Biochemical and cellular analysis of human variants of the DYT1 dystonia protein, TorsinA/TOR1A

Jasmin Hettich, Scott D. Ryan, Osmar Norberto de Souza, Luís Fernando Saraiva Macedo Timmers, Shelun Tsai, Nadia A. Atai, Cintia C. da Hora, Xuan Zhang, Rashmi Kothary, Erik Snapp, Maria Ericsson, Kathrin Grundmann, Xandra O. Breakefield, Flávia C. Nery

Research output: Contribution to journalArticlepeer-review

14 Scopus citations

Abstract

Early-onset dystonia is associated with the deletion of one of a pair of glutamic acid residues (c.904_906delGAG/c.907_909delGAG; p.Glu302del/Glu303del; ΔE 302/303) near the carboxyl-terminus of torsinA, a member of the AAA+ protein family that localizes to the endoplasmic reticulum lumen and nuclear envelope. This deletion commonly underlies early-onset DYT1 dystonia. While the role of the disease-causing mutation, torsinAΔE, has been established through genetic association studies, it is much less clear whether other rare human variants of torsinA are pathogenic. Two missense variations have been described in single patients: R288Q (c.863G>A; p.Arg288Gln; R288Q) identified in a patient with onset of severe generalized dystonia and myoclonus since infancy and F205I (c.613T>A, p.Phe205Ile; F205I) in a psychiatric patient with late-onset focal dystonia. In this study, we have undertaken a series of analyses comparing the biochemical and cellular effects of these rare variants to torsinAΔE and wild-type (wt) torsinA to reveal whether there are common dysfunctional features. The results revealed that the variants, R288Q and F205I, are more similar in their properties to torsinAΔE protein than to torsinAwt. These findings provide functional evidence for the potential pathogenic nature of these rare sequence variants in the TOR1A gene, thus implicating these pathologies in the development of dystonia.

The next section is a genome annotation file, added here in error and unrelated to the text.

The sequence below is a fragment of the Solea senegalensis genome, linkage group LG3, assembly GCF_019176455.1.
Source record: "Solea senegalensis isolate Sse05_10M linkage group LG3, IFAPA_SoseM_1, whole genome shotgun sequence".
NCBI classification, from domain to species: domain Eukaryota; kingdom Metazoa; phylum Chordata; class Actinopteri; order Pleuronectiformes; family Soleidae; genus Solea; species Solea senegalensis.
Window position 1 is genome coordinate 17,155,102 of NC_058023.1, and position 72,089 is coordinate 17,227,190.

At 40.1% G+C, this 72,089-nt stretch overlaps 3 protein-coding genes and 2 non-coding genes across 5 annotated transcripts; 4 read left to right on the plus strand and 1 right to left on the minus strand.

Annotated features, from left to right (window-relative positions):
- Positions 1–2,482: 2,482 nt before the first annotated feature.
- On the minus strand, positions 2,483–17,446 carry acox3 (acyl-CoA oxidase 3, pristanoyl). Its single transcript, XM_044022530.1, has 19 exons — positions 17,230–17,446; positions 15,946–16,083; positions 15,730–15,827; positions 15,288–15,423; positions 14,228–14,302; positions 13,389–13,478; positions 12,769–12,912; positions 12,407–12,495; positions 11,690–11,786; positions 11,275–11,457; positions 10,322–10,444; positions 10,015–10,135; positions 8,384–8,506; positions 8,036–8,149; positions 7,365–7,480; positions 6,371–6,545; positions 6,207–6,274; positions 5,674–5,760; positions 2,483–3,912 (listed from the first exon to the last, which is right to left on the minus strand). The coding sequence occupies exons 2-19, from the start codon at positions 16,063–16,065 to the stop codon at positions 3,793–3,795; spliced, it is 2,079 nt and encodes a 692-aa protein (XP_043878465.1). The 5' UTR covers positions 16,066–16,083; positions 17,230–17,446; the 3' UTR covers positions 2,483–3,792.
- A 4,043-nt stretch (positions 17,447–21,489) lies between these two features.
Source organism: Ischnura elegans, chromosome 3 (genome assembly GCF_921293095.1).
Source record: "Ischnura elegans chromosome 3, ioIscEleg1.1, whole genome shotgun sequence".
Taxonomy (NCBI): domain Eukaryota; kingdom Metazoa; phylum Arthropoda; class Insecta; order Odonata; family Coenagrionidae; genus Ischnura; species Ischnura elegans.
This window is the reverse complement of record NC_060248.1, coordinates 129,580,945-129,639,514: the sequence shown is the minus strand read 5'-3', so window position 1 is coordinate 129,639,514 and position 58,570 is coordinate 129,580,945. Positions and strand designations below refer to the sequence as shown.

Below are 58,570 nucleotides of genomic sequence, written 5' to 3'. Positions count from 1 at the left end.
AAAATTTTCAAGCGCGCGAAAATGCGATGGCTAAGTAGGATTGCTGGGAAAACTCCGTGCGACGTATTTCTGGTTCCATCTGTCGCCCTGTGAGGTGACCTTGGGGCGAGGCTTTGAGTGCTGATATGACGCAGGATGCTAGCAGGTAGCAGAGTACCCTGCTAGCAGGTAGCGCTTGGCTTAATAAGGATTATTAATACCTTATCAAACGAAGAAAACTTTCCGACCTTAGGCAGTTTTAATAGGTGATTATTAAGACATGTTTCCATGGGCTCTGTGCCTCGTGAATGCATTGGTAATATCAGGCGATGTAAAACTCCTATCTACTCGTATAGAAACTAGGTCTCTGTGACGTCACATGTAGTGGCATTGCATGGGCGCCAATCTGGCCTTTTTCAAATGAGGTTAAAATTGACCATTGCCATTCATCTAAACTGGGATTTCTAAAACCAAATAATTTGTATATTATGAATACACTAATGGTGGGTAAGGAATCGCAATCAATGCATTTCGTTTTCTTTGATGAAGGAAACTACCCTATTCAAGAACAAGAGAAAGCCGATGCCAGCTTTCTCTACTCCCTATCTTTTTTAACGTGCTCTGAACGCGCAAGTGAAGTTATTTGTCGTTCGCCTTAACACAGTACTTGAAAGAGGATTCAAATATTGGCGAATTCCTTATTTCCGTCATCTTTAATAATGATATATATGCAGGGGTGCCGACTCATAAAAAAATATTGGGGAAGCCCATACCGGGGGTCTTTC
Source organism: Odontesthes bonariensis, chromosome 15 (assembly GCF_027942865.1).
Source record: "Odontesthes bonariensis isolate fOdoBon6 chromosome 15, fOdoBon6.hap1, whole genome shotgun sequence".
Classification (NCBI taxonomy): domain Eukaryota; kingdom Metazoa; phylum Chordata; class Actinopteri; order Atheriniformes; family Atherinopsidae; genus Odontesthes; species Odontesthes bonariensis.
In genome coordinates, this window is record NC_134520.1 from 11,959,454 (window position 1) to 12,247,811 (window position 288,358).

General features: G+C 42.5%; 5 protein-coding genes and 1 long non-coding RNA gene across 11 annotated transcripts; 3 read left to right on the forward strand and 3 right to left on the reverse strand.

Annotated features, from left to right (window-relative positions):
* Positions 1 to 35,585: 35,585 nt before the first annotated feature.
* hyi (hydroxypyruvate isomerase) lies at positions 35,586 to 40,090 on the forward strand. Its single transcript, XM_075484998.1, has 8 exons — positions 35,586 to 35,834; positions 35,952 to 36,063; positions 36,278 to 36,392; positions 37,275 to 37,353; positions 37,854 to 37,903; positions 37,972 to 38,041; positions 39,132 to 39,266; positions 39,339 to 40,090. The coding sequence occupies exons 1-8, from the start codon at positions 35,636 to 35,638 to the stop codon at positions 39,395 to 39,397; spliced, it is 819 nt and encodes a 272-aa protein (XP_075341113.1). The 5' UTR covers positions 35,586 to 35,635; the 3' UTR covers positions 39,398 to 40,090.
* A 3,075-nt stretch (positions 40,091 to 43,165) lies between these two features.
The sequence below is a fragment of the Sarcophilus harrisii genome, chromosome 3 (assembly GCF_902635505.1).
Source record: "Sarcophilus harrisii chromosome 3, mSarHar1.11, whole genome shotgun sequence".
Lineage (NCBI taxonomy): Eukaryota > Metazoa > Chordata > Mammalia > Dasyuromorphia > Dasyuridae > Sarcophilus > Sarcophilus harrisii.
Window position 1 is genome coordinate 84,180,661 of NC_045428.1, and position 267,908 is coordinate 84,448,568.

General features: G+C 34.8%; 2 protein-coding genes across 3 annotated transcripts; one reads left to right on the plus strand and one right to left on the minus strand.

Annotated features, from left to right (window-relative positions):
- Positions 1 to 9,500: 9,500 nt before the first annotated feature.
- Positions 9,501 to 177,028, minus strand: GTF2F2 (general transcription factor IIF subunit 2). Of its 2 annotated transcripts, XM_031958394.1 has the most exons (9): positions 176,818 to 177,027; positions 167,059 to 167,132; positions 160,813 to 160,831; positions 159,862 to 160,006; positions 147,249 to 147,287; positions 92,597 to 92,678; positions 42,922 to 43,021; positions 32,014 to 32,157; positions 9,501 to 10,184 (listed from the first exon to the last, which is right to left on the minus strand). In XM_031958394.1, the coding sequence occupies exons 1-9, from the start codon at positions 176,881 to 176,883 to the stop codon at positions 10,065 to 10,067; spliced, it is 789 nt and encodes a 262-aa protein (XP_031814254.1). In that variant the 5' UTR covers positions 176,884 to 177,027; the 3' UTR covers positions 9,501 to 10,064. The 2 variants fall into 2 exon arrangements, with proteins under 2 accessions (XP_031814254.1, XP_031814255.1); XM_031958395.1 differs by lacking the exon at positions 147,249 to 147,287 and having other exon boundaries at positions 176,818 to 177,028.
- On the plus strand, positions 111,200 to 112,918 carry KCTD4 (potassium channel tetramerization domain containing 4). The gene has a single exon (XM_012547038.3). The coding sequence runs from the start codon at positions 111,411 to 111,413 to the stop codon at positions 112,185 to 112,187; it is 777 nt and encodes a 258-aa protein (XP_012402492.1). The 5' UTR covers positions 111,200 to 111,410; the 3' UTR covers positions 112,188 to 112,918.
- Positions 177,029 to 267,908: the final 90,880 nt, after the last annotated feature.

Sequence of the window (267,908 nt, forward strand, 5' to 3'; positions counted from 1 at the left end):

Original languageEnglish (US)
Pages (from-to)1101-1113
Number of pages13
JournalHuman Mutation
Volume35
Issue number9
DOIs
StatePublished - Sep 2014

Keywords

  • DYT1
  • Dystonia
  • ER stress
  • Endoplasmic reticulum
  • Protein secretion
  • TOR1A
  • TorsinA

ASJC Scopus subject areas

  • Genetics
  • Genetics(clinical)

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